World's First Malaria Vaccine to Be Piloted in Africa in 2018

Malaria mosquito net
A workers inspects a mosquito bed net at a textile mill in Arusha, Tanzania, February 18, 2008. Sub-Saharan Africa carries the biggest burden of global malaria incidence. MANDEL NGAN/AFP/Getty

Updated | The world's first malaria vaccine will be piloted across sub-Saharan Africa in 2018 after $15 million in funding was approved, the World Health Organization (WHO) has announced.

The vaccine is known as RTS,S or Mosquirix and has been developed by British pharmaceutical company GlaxoSmithKline. It will be rolled out in three countries in the region, which has the highest incidence of malaria in the world.

Malaria is a parasitical disease transmitted by mosquitoes. There were approximately 214 million cases of malaria in 2015, resulting in 438,000 deaths, according to the WHO. Sub-Saharan Africa suffers disproportionately from malaria and was home to 89 percent of cases and 91 percent of deaths from the disease in 2015.

The vaccine targets the P. falciparum parasite, the most prevalent malarial parasite in sub-Saharan Africa and the deadlier of the two parasites that transmit the disease. Advanced clinical trials have shown that the vaccine can provide partial protection against malaria in young children.

Pharmaceutical giant GlaxoSmithKline and the PATH Malaria Vaccine Initiative conducted trials of the vaccine in seven African countries in 2014, and the European Medicines Agency approved the use of the vaccine in 2015. The trials did find, however, that the effectiveness of the vaccine diminished over time and that a booster shot was essential. The vaccine was also found not to protect young babies from severe malaria.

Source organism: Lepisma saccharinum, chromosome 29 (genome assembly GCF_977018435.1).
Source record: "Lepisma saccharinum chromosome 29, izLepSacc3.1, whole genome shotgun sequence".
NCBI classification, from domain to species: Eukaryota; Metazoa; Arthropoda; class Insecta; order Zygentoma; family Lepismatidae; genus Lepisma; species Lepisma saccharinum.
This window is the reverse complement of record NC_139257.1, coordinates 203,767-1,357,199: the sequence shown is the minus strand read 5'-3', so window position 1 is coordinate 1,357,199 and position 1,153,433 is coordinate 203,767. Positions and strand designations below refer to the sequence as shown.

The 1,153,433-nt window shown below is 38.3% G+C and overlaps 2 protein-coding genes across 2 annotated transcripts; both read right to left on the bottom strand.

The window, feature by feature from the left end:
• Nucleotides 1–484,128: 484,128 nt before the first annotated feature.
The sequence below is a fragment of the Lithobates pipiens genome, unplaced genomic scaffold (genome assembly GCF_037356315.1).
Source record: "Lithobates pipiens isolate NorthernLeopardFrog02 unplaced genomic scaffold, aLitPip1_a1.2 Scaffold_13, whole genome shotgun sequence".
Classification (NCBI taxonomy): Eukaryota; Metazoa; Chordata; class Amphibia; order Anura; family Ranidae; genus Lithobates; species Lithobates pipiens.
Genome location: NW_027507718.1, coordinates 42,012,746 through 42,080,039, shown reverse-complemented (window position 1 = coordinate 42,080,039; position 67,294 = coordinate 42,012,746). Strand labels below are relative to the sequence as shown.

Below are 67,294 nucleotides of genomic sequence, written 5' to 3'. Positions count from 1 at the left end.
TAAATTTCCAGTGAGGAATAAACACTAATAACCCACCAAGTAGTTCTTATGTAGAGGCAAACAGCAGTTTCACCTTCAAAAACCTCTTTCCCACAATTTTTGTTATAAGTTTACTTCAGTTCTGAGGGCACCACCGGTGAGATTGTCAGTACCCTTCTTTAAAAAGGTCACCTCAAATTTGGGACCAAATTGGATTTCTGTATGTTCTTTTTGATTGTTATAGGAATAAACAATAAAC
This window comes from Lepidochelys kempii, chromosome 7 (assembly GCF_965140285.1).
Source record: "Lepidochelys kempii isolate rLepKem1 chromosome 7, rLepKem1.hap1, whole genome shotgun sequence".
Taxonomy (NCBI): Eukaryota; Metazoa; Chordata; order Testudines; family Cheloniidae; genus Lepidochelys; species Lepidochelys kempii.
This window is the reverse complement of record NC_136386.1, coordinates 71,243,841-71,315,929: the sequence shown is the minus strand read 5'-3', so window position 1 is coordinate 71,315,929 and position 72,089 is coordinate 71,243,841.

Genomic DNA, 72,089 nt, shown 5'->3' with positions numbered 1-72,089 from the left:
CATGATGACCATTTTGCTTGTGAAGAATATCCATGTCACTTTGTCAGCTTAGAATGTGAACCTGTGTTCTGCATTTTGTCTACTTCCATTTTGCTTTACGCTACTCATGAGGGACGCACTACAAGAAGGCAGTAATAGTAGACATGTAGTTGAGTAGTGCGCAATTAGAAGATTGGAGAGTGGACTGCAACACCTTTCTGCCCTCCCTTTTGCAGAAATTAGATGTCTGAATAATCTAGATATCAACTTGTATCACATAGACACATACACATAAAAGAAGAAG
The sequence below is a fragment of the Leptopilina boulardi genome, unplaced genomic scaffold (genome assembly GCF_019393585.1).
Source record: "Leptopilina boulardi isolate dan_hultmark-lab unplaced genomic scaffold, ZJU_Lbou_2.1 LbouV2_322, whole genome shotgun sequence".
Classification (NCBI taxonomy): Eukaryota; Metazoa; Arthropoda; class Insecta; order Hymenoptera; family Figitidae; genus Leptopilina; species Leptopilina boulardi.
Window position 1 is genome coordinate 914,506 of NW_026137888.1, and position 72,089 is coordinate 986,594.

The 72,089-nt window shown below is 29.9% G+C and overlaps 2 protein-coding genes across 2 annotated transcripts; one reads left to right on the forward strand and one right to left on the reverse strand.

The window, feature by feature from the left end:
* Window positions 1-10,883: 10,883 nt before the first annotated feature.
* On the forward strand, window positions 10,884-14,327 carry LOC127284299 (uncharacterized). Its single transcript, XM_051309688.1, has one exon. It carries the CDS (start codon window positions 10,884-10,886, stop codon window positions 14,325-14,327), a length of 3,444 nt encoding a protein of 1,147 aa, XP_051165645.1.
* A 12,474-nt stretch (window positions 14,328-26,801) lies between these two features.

Its development was partly funded by the Bill & Melinda Gates Foundation, as well as a variety of African research centers. Gates and the British government pledged to invest $4.3 billion in January in attempts to eradicate malaria over the next five years.

There are currently no licensed vaccines that can treat the disease. The main methods employed for preventing the spread of malaria are the use of mosquito nets and insecticides.

"The pilot deployment of this first-generation vaccine marks a milestone in the fight against malaria," said Dr Pedro Alonso, director of the WHO Global Malaria program.

The global health community has made great strides in diminishing the threat of malaria in recent years. An October 2015 report by the WHO and UNICEF said that mortality rates from the disease have decreased by 60 percent over the previous 15 years, while the rate of new cases dropped by an estimated 37 percent.

This article originally incorrectly stated that trials of RTS,S were conducted by the European Medicines Agency in 2015. The trials were conducted by GlaxoSmithKline, the PATH Malaria Vaccine Initiative, and clinical research centers in seven African countries. Data from these trials was reviewed by the European Medicines Agency in 2015.